An interview with Nisha Saini Zala, PharmD Owner of Lynwood Community Pharmacy, West Alondra Medical Pharmacy, and Wilmington Pharmacy located throughout Southern California
What inspired you to become an independent pharmacy owner?
Nisha Saini Zala: In general, I wanted to be able to do more within the profession. I wanted to provide meaningful work within communities where I felt that I could make an impact on patient health.
I worked for a large corporate pharmacy for 6 years and did not feel that I was able to make a direct impact. I knew an independent pharmacy would allow me independence in decision making, the ability to operate without corporate restrictions and the ability to connect deeper with my patients. Becoming an independent pharmacy owner has allowed me to practice pharmacy the way I have always dreamt of and I am grateful that it has given me opportunities to connect with my community and patients.
What steps did you take in your career to prepare for business ownership?
NSZ: Before I applied to pharmacy school, I got my Bachelor of Science degree in Business Administration. Throughout my undergraduate studies, I worked part-time in a multitude of roles – small businesses, non-profits, sales, retail stores, and management roles where I was able to understand the basic operations of business.
In pharmacy school, I focused on networking, learning, and connecting with not only the people around me, but with industry experts who shared their experiences. I learned a lot from people by engaging and asking questions. Any networking opportunity I was given, I took as I recognized the importance of attending conferences and events. These experiences allowed me to expand my network and helped me develop skills towards pharmacy ownership.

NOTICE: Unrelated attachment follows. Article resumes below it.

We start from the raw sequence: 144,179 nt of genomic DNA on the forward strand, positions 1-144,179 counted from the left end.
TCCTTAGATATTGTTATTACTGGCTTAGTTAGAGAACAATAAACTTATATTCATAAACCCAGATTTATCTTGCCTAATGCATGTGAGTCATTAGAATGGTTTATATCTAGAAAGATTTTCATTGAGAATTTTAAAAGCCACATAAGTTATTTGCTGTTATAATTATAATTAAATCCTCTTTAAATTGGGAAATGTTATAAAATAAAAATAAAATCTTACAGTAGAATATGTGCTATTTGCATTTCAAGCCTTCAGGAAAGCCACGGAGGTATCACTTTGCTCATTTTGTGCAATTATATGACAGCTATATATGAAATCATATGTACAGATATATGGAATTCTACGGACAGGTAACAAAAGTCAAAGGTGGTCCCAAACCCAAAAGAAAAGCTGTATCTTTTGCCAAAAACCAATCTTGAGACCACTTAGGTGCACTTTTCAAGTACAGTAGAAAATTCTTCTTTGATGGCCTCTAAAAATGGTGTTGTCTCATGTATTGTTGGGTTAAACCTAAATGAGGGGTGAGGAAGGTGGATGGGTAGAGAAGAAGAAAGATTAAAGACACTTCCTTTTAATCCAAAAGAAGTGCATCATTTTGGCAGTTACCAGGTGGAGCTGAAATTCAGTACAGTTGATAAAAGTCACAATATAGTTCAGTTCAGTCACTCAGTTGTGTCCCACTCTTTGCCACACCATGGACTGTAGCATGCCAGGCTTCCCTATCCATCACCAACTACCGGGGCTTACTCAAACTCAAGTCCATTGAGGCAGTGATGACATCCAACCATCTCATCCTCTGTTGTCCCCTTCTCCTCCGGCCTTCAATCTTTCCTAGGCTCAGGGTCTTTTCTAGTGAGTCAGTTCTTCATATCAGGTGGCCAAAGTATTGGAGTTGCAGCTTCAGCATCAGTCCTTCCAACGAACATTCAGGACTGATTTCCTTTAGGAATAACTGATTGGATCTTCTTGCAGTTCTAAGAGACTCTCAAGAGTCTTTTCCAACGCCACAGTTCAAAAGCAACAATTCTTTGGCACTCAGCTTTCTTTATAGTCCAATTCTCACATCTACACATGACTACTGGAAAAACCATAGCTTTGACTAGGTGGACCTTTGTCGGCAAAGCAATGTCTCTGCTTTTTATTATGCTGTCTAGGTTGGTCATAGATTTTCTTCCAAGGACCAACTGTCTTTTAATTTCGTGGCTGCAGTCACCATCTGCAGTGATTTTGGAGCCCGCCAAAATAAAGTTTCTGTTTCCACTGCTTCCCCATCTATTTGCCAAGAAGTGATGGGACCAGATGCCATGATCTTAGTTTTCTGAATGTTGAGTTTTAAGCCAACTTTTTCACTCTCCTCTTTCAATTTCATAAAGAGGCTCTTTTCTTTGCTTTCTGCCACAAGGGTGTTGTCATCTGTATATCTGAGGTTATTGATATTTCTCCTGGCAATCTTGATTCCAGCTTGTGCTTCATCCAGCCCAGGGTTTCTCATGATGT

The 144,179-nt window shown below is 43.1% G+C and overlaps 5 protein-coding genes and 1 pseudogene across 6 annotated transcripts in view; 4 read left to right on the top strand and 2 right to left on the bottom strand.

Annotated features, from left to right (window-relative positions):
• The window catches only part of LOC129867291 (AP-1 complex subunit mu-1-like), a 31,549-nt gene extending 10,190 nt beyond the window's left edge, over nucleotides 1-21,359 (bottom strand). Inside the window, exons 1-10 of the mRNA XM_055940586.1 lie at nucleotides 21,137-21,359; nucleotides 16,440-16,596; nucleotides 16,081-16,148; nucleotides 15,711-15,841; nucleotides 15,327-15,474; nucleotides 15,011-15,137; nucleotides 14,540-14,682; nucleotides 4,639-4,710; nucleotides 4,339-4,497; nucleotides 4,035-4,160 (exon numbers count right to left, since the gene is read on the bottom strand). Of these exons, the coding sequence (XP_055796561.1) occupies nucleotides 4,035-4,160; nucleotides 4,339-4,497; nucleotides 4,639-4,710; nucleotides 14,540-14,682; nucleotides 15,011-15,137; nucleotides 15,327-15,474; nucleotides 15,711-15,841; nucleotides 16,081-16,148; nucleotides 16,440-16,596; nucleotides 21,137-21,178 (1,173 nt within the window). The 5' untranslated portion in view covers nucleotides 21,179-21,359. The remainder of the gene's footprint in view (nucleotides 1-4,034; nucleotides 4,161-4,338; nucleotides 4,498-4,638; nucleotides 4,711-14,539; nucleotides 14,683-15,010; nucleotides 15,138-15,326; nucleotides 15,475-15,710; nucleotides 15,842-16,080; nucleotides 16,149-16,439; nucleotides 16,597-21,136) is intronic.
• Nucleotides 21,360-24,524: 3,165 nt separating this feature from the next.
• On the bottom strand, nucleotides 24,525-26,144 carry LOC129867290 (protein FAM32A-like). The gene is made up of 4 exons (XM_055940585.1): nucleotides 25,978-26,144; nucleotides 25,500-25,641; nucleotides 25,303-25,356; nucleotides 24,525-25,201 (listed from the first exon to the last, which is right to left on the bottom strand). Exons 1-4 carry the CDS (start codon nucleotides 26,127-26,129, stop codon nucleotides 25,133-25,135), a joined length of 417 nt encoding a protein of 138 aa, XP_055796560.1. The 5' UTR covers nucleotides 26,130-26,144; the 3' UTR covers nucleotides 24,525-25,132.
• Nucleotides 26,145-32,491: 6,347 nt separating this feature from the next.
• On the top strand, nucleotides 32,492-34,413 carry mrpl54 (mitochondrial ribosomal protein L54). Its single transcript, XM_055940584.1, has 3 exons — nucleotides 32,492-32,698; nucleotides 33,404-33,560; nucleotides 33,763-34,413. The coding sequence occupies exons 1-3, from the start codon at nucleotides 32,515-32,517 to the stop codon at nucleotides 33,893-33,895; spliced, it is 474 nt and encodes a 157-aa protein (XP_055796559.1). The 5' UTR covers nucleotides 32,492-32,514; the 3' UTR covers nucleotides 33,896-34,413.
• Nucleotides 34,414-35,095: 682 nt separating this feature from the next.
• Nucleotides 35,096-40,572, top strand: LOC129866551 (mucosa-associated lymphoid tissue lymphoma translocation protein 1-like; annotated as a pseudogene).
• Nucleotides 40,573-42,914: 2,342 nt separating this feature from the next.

What is your experience with mentors, influential leaders or others who inspired you to reach for success?
NSZ: A huge mentor who I owe a lot of my success to is Frank Cable from Leader Pharmacy in Sacramento. When I was applying to pharmacy school, I reached out to 75 pharmacists in my community and only Frank reached back out to me. He allowed me the opportunity to speak with him and work in his pharmacy which enabled me to gain pharmacy experience. He helped guide me during pharmacy school and even after I completed my degree.
I also owe my success to my community, which consists of my family, friends, guidance counselors, mentors like Frank and professors I befriended in pharmacy school who took me under their wings.
My advice is to ask for support from the people around you, they can be your biggest asset along your journey.
Have you noticed any boundaries or challenges for women in pharmacy, and if so, how do you get around those?
NSZ: One notable observation is that there are not many women in executive leadership or
decision-making roles within the pharmacy industry. While women make up a majority of pharmacists, they are not represented in positions that give them decision making rights.
As a woman leader it is important to elevate diverse voices and provide growth opportunities that support my team’s individual and collective goals. I engage my team as a servant leader who focuses on the needs of my team and my patients first. This all ties back to our mission as a company “to empower our patients by providing them with compassionate care and consistent education to improve their overall health.”
What’s one thing you did this year that made the biggest impact in your pharmacy?
NSZ: I am proud that our team is collaborating with LA Care and the California Rights Meds Collaborative (CRMC) to deliver high impact comprehensive medication management.
This collaborative agreement has allowed us to push above and beyond the standard of pharmacy and focus on a more tailored whole patient approach. We get to help manage patients’ therapy and their disease states by working directly with their providers.